Because it strikes at the heart of our economic future. And you can’t afford to miss it.

Register yourself and your employees at

Thank you.

Arrogance + Hypocrisy

When I was growing up, I spent many afternoons drinking Turkish tea with one of my mentors – a great doctor and Muslim leader from our community – who gave me lasting gifts with every conversation. We always discussed politics and religion and leadership … the very stuff we are told never to talk about … until the pot of tea was emptied … and then we would brew another pot and talk some more.

Mostly, I just listened.

“What is the worst combination of sins?” I remember asking.

After great contemplation, a long sip of tea … and then another … the wise elder leaned forward and whispered two words: “Arrogance and Hypocrisy.”

Long sip …

Five years ago, filmmaker and environmentalist James Cameron came to Ft. McMurray to observe the oil sands and made some public comments that came from a place of ignorance and ambition … another ruthless combination. Knowing little about the history, the geology or the science, the Hollywood director flew in on his private jet and aggrandized the unearthly degradation that was fueling the very things that heated his expansive home, built his movie studios and powered his luxurious choices of transportation … arrogance plus hypocrisy at its finest.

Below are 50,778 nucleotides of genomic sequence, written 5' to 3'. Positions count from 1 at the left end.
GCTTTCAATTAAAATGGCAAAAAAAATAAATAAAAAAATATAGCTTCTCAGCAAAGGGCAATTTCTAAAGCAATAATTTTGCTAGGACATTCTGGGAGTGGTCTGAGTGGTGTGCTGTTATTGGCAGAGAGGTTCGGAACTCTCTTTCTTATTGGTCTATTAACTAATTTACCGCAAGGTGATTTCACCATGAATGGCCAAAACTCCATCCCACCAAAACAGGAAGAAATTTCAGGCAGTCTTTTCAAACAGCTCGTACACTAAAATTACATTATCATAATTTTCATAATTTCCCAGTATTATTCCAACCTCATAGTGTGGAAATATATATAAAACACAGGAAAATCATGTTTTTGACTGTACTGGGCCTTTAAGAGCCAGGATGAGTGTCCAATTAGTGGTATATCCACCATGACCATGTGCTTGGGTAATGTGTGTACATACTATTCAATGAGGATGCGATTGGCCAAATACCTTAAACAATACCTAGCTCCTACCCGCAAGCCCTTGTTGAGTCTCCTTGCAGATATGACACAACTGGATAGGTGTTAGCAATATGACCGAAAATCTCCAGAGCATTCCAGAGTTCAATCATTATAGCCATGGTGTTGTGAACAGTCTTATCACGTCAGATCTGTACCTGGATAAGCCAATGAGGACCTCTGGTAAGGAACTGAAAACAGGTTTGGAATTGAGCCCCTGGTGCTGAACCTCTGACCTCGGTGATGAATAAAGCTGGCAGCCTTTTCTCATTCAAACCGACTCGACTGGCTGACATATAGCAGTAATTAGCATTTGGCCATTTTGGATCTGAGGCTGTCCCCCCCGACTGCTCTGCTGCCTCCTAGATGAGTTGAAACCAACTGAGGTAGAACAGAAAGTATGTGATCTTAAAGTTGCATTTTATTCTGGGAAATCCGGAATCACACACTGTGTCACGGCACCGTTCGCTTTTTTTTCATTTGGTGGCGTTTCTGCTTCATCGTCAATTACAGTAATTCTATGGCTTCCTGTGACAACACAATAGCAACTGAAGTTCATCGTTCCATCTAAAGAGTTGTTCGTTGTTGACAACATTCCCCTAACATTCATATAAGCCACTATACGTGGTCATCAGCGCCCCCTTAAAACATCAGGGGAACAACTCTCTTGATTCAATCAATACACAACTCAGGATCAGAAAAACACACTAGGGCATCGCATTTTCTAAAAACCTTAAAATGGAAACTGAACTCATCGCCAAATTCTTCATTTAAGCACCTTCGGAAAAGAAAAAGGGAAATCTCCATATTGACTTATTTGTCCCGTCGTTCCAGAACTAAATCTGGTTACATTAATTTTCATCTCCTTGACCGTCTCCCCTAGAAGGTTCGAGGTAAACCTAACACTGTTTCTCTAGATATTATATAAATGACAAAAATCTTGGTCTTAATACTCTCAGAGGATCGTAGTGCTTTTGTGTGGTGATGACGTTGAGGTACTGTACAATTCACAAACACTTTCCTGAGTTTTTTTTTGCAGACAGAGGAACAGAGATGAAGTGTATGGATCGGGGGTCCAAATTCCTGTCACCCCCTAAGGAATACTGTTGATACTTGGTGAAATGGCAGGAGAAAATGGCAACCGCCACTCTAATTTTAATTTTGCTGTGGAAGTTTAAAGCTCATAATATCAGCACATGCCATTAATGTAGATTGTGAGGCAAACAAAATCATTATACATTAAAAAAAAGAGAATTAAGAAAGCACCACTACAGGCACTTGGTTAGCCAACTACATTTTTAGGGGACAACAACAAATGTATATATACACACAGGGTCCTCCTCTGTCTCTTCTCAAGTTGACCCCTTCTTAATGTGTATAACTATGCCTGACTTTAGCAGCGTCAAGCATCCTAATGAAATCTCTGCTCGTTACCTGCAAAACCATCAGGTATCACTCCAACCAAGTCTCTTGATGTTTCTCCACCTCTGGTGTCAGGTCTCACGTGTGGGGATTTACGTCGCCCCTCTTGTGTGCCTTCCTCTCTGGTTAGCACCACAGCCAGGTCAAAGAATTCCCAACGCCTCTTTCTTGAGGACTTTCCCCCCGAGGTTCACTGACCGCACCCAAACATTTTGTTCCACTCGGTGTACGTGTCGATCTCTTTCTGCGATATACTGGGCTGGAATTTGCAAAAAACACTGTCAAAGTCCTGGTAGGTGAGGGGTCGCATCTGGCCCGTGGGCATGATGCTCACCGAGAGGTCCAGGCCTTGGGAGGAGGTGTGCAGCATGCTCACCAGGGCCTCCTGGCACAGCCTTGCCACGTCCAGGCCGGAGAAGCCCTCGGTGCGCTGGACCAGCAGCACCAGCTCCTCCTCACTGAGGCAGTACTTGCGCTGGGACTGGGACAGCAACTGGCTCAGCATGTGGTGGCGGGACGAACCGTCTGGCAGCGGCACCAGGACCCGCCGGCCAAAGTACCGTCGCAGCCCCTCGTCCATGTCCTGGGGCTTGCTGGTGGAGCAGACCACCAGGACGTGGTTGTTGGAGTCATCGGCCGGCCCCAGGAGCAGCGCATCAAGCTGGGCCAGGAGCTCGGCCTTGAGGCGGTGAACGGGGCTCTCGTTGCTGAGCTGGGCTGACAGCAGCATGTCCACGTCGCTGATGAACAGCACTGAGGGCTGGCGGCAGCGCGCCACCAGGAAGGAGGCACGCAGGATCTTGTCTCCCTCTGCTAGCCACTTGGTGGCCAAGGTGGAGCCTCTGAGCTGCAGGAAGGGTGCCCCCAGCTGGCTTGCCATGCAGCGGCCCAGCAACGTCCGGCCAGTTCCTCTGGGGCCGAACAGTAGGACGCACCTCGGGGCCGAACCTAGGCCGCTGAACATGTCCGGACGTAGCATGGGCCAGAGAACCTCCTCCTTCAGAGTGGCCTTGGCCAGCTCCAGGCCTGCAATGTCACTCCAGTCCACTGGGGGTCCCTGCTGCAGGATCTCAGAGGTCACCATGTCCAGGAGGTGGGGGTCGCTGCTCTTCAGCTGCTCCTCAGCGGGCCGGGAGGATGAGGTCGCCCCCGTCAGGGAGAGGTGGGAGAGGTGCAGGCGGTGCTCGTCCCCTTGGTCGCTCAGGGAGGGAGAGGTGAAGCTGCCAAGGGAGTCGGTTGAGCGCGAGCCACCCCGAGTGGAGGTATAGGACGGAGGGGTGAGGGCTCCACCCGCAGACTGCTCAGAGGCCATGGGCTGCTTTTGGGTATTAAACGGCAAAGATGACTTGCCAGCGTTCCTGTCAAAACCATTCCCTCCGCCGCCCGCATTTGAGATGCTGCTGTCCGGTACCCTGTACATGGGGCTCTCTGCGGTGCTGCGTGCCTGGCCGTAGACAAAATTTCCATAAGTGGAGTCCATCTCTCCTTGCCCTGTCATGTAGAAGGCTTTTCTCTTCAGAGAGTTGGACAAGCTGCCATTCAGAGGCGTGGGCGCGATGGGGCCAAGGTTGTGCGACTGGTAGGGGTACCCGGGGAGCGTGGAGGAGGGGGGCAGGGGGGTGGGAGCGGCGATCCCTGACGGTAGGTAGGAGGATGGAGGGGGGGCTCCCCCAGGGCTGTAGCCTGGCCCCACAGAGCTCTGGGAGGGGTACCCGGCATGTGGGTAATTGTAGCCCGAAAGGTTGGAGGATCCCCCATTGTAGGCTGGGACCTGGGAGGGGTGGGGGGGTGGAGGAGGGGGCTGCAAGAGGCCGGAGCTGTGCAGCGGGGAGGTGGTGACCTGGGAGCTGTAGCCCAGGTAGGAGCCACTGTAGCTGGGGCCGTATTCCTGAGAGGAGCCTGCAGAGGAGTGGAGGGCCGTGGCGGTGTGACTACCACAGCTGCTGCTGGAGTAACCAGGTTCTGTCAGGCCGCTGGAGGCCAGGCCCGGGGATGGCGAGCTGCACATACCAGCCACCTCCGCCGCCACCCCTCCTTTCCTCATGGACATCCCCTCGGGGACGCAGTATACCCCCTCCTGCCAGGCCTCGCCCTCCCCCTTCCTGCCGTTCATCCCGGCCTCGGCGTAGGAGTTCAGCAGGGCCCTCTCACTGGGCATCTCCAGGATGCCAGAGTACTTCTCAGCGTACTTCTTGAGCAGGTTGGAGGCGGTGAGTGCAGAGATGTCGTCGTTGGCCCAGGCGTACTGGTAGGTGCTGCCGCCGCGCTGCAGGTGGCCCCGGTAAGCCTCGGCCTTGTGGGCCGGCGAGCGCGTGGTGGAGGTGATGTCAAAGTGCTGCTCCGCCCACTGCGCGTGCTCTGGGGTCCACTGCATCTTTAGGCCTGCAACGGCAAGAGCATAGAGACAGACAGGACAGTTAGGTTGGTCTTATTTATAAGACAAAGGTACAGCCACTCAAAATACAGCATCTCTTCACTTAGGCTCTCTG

Some five years later, the oil sands now attracts withering celebrity icons on their personal “quests for relevance.” Archbishop Desmond Tutu, Neil Young, Robert Redford, Daryl Hanna (how she is deserving to be on any list?) have all graced us with their presence, their pontifications, and their self-importance … serving out the dangerous cocktail … a double shot of arrogance with a twist of hypocrisy.

But sometimes the world surprises you.

Last week I was in Montreal and had the opportunity to hear James Cameron being interviewed by George Stroumboulopoulos. I braced myself when the question from the audience inquired about his latest environmental crusade. However, after five years of fact-based research and a boat-load of humility, this is how James Cameron answered the question: